ROUND ROCK, Texas — Round Rock residents, Boseme and Charmaine Esunju, are on the front lines of what the U.S. surgeon general calls an “urgent childhood mental health crisis”. 

“It’s more than just a full-time job because it’s all day, you really don’t get a break because he doesn’t,” Boseme said. 

Since the pandemic started, finding answers to pivotal care questions for their 14-year-old son, Brayden, who is autistic, has been nearly impossible. They deal with long lines of never-ending wait lists. 

“When you’re a parent and you need help now and this is the only place you can reach out to, then it’s really disheartening because you don’t know what to do,” Charmaine said. 

Mental Health America ranks Texas last in accessibility to this type of care. Kristen Pierce-Vreeke, Executive Director of the Austin Child Guidance Center, believes this is in part because of the state and region choosing a reactive and not proactive approach. 

“I think prevention and resources to help these kids so we can address these issues before they become tragedies or more problematic is really important,” Pierce-Vreeke said. “I think Central Texas could. We’d really like it if they would do more to help us serve more folks.” 

Charmaine and Boseme Esunju have struggled finding answers for their 14-year-old son Brayden, who is autistic. As both African-Americans and people of faith, the Esunju’s have continued to fight daily mental health stigmas as a family caring for someone with autism spectrum disorder. (Spectrum News 1/Dylan Scott)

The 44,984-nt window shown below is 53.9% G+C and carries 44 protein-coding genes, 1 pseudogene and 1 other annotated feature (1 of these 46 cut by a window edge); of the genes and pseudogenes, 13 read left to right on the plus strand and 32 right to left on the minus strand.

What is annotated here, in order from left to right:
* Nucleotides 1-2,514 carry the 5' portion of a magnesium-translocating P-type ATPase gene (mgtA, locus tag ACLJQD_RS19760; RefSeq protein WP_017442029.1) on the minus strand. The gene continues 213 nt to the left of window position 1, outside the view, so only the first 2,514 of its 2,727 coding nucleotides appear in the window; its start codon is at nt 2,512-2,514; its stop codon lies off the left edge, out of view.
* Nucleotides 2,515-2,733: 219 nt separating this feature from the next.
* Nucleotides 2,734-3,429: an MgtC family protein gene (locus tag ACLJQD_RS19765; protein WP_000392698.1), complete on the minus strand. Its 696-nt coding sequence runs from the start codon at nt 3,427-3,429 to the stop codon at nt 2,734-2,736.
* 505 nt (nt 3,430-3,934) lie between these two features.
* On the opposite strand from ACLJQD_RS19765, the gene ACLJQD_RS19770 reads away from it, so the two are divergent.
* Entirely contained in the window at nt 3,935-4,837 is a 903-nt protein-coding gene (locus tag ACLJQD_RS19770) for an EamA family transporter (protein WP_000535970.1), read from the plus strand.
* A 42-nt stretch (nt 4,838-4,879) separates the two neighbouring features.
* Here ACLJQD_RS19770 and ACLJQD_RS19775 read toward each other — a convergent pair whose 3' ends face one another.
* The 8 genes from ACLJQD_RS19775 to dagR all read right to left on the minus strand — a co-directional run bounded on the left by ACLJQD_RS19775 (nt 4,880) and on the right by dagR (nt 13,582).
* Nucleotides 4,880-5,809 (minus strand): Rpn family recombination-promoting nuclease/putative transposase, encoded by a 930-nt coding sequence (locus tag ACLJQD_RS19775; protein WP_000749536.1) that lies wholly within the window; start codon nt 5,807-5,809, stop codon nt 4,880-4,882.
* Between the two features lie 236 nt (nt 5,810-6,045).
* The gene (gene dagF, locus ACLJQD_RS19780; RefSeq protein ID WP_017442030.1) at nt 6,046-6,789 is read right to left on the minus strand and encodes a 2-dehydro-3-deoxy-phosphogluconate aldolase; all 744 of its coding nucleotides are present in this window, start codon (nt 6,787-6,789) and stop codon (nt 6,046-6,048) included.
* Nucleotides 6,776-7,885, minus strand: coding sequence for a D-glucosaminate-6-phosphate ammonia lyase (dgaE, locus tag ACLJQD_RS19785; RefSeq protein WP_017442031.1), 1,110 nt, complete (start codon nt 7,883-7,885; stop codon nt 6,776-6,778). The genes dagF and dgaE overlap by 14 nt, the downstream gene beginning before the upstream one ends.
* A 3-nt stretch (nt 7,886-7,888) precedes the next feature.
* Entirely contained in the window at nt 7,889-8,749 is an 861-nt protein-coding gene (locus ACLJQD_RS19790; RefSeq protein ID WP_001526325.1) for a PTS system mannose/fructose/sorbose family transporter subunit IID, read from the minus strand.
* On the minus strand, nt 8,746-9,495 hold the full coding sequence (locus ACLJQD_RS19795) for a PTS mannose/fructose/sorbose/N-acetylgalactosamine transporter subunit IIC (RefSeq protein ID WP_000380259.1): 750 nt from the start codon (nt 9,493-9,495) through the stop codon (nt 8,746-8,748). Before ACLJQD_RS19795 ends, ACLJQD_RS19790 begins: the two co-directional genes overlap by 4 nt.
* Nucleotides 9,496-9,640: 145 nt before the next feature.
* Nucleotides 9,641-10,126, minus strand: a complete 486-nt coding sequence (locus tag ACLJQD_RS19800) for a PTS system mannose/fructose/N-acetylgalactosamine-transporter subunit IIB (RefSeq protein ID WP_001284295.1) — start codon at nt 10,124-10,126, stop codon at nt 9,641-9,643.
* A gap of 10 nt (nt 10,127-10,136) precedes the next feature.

For this family of three growing boys, there are several hurdles to jump over daily. Foremost, the yellow tape of the health care system, where insurance issues and a lack of funding are constant themes.  

Then there’s the stigma of mental health in the community. Being both African-Americans and people of faith raising a child with autism spectrum disorder, there’s little to no conversation on this topic within their social groups.  

“I just want to bring this out and say here we are, we’re not the only one,” Charmaine said. “Let’s get together on this and share because it’s going to be for the betterment of our kiddos.” 

For the Esunju family, it’s a struggle but also a labor of love. Controlling what they can, while hoping help will soon be on the way. 

“Me and Brayden are on a great journey, moving forward,” Charmaine said. 

You can support children’s mental health in Central Texas by coming out to the ACGC Family Fest and Austin Originals benefit concert on April 2 at the Circuit of the Americas. All proceeds benefit Austin Child Guidance Center. Visit for tickets.